Lebanon is facing a series of simultaneous financial, economic, and political shocks. The country stands at a critical juncture, as hundreds of thousands of Lebanese have fallen under the poverty line in recent months. The protest movement that began in October 2019, following the previous government’s decision to raise taxes, is regaining momentum in spite of the lockdown from the coronavirus pandemic. The Carnegie Middle East Center will offer analyses of the multiple crises afflicting Lebanon, explaining their causes, characteristics, consequences, and potential solutions.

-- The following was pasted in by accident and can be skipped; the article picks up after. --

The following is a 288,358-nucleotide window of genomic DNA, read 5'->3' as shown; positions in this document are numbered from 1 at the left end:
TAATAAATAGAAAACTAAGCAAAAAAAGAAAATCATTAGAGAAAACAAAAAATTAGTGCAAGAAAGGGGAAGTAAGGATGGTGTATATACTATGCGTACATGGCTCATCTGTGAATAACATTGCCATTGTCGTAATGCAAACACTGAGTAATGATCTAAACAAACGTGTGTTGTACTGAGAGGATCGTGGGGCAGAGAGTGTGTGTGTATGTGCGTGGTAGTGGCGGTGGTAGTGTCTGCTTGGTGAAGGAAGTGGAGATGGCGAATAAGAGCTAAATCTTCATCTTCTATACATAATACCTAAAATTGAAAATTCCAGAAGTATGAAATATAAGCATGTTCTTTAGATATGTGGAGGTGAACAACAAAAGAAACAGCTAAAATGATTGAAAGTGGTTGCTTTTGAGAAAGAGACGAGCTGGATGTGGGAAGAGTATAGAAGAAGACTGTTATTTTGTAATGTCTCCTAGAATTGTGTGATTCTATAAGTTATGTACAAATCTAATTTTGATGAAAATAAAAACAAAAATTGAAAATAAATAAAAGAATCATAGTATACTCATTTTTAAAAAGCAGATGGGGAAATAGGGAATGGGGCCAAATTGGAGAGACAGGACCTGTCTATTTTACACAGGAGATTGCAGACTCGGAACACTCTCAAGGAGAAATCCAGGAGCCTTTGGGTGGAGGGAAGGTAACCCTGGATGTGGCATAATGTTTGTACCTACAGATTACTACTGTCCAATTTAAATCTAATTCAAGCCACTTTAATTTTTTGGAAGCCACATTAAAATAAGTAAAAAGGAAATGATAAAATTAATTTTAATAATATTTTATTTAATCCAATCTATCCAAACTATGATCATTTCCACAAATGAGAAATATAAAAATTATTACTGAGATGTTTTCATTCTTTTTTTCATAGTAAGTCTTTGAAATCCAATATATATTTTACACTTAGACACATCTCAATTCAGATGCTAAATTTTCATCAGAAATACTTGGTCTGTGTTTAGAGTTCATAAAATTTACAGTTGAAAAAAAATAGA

Spot analysis from Carnegie scholars on events relating to the Middle East and North Africa.
France’s intervention in Lebanon has not been without error, but its rejection of maximalism is a blessing.
An Islamic State revival in Lebanon would come at the worst time for the military and security institutions.
Saad al-Hariri may not run in Lebanon’s next elections, but writing him off may be hasty.
By encouraging outside powers to have a stake in Lebanon, Hezbollah’s foes may create spaces to contain Iran.
Hezbollah may be creating instability in Lebanon in order to postpone the parliamentary elections next year.
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